I am crying inside over the amount of time I've lost in my integration hell.
Seriously stupid shit that should have been tested but never did because I was too fucking lazy. Don't be me. Don't put yourself in the hell I'm in. Be better.1
probably every time I see my tests failing.
Each time I am writing tests I'm convincing myself "it's an investment", "spend 2 hours now to save 2 days later", "unit-tests are good".
And each time I'm chasing away ideas like "perhaps they are right, perhaps writing unit tests is a waste of time..", "this code is simple, it should ever break - why test it??", "In the 2 hours I'll spend writing those UT I could build another feature"
Yes, it is terribly annoying to write tests, especially after writing the production code (code-first approach). Why test code that you know works, right?
But after a few weeks, months or years, when the time comes to change your feature: enhance it, refactor it, build an integration with/from it, etc, I feel like a child who found a forgotten favourite candy in his pocket when I see my tests failing.
It means I did a very good job writing them
It means it was not a waste of time
it means these tests will now save me hours or days of trial-and-error change→compile→deploy→test cycles.
So yeah, whenever I see my tests fail, I feel warm and fussy inside :)3
Killing people is bad. But, there should be a law to allow killing people who don't write proper unit tests for their code. And also those "team leaders" who approve and merge code without unit tests.
Little backstory. Starts with a question.
What is the most critical part of a quoting tool (tool for resellers to set discounts and margins and create quotations)? The calculations, right?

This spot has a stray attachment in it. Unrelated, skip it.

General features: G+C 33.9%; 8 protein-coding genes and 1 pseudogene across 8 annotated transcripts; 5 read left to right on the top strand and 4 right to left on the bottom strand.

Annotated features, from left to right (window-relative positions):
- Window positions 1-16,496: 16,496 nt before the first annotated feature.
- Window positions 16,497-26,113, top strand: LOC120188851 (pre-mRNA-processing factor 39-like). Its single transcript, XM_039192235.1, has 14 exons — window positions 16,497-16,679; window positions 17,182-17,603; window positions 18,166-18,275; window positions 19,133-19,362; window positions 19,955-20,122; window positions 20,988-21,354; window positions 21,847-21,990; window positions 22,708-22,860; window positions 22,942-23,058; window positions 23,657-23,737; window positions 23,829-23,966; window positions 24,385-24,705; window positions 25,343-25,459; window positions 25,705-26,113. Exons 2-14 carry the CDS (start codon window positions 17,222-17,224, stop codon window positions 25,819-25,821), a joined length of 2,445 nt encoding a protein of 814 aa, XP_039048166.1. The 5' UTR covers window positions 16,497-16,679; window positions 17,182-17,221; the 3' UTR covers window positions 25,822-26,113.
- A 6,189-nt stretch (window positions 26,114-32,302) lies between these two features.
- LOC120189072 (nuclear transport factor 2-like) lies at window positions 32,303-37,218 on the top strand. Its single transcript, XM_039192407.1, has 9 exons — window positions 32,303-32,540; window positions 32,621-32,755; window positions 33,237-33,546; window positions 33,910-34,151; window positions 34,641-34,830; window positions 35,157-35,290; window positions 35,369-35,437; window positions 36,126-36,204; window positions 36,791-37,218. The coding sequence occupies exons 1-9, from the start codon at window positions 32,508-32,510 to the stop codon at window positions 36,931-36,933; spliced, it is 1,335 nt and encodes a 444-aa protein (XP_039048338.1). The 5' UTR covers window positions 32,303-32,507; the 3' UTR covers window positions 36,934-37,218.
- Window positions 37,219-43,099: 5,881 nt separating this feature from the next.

If one formula is incorrect in one use case, people lose real money. This is the component which the user should be able to trust 100%. Right?
Okay. So this team was supposed to create a calculation engine to support all these calculations. The development was done, and the system was given to the QA team. For the last two months, the QA team finds bugs and assigns those to the development team and the development team fix those and assigns it back to the QA team. But then the QA team realizes that something else has been broken, a different calculation.
Upon investigation, today, I found out that the developers did not write a single unit test for the entire engine. There are at least 2000 different test cases involving the formulas and the QA team was doing all of that manually.
Now, Our continuous integration tool mandates coverage of 75%. What the developer did was to write a dummy test case, so that the entire code was covered.
I really really really really really think that developers should write unit tests, and proper unit tests, for each of the code lines (or, “logical blocks of code”) they write.20
I don't know if I have very high expectations, but joining a company as a Tech Lead and seeing that none of the 100 programmers in the team know the difference between unit and integration tests is kind of a letdown.3
What's the worst part about testing React components? Using the equivalent of fucking stone tools to do your component integration tests! We got errors with no context and errors with no stack trace, just spewing out bullshit! A sample:
The classic "Can't access .root on unmounted test renderer"
The unforgettable and ALWAYS visible "Warning: An update to YourShittyComponent inside a test was not wrapped in act(...)."
We do love it!